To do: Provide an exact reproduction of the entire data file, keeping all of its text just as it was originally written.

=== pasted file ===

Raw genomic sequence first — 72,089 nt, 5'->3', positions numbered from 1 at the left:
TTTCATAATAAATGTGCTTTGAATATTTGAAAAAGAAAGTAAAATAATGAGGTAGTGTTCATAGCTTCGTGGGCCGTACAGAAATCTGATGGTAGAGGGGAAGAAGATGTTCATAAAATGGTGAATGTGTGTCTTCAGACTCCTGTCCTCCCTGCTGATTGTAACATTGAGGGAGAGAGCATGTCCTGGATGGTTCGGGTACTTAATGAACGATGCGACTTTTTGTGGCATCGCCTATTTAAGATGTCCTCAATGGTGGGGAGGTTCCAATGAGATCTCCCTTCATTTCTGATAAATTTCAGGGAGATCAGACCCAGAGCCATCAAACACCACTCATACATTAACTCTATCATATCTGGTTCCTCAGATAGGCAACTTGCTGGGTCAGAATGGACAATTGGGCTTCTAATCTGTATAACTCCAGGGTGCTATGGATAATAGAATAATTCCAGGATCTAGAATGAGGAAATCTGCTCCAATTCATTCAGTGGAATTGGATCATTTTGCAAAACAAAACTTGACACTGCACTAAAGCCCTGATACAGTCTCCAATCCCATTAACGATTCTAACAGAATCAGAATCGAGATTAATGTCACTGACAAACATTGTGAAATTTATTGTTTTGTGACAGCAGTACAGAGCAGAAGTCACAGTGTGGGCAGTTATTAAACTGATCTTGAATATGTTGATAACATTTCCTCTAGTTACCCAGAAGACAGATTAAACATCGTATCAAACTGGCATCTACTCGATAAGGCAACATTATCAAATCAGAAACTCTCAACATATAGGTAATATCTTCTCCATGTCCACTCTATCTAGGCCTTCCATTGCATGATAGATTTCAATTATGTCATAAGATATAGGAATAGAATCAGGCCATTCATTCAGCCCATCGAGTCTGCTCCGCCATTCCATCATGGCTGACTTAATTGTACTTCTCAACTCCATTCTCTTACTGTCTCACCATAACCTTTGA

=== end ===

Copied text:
Raw genomic sequence first — 72,089 nt, 5'->3', positions numbered from 1 at the left:
TTTCATAATAAATGTGCTTTGAATATTTGAAAAAGAAAGTAAAATAATGAGGTAGTGTTCATAGCTTCGTGGGCCGTACAGAAATCTGATGGTAGAGGGGAAGAAGATGTTCATAAAATGGTGAATGTGTGTCTTCAGACTCCTGTCCTCCCTGCTGATTGTAACATTGAGGGAGAGAGCATGTCCTGGATGGTTCGGGTACTTAATGAACGATGCGACTTTTTGTGGCATCGCCTATTTAAGATGTCCTCAATGGTGGGGAGGTTCCAATGAGATCTCCCTTCATTTCTGATAAATTTCAGGGAGATCAGACCCAGAGCCATCAAACACCACTCATACATTAACTCTATCATATCTGGTTCCTCAGATAGGCAACTTGCTGGGTCAGAATGGACAATTGGGCTTCTAATCTGTATAACTCCAGGGTGCTATGGATAATAGAATAATTCCAGGATCTAGAATGAGGAAATCTGCTCCAATTCATTCAGTGGAATTGGATCATTTTGCAAAACAAAACTTGACACTGCACTAAAGCCCTGATACAGTCTCCAATCCCATTAACGATTCTAACAGAATCAGAATCGAGATTAATGTCACTGACAAACATTGTGAAATTTATTGTTTTGTGACAGCAGTACAGAGCAGAAGTCACAGTGTGGGCAGTTATTAAACTGATCTTGAATATGTTGATAACATTTCCTCTAGTTACCCAGAAGACAGATTAAACATCGTATCAAACTGGCATCTACTCGATAAGGCAACATTATCAAATCAGAAACTCTCAACATATAGGTAATATCTTCTCCATGTCCACTCTATCTAGGCCTTCCATTGCATGATAGATTTCAATTATGTCATAAGATATAGGAATAGAATCAGGCCATTCATTCAGCCCATCGAGTCTGCTCCGCCATTCCATCATGGCTGACTTAATTGTACTTCTCAACTCCATTCTCTTACTGTCTCACCATAACCTTTGA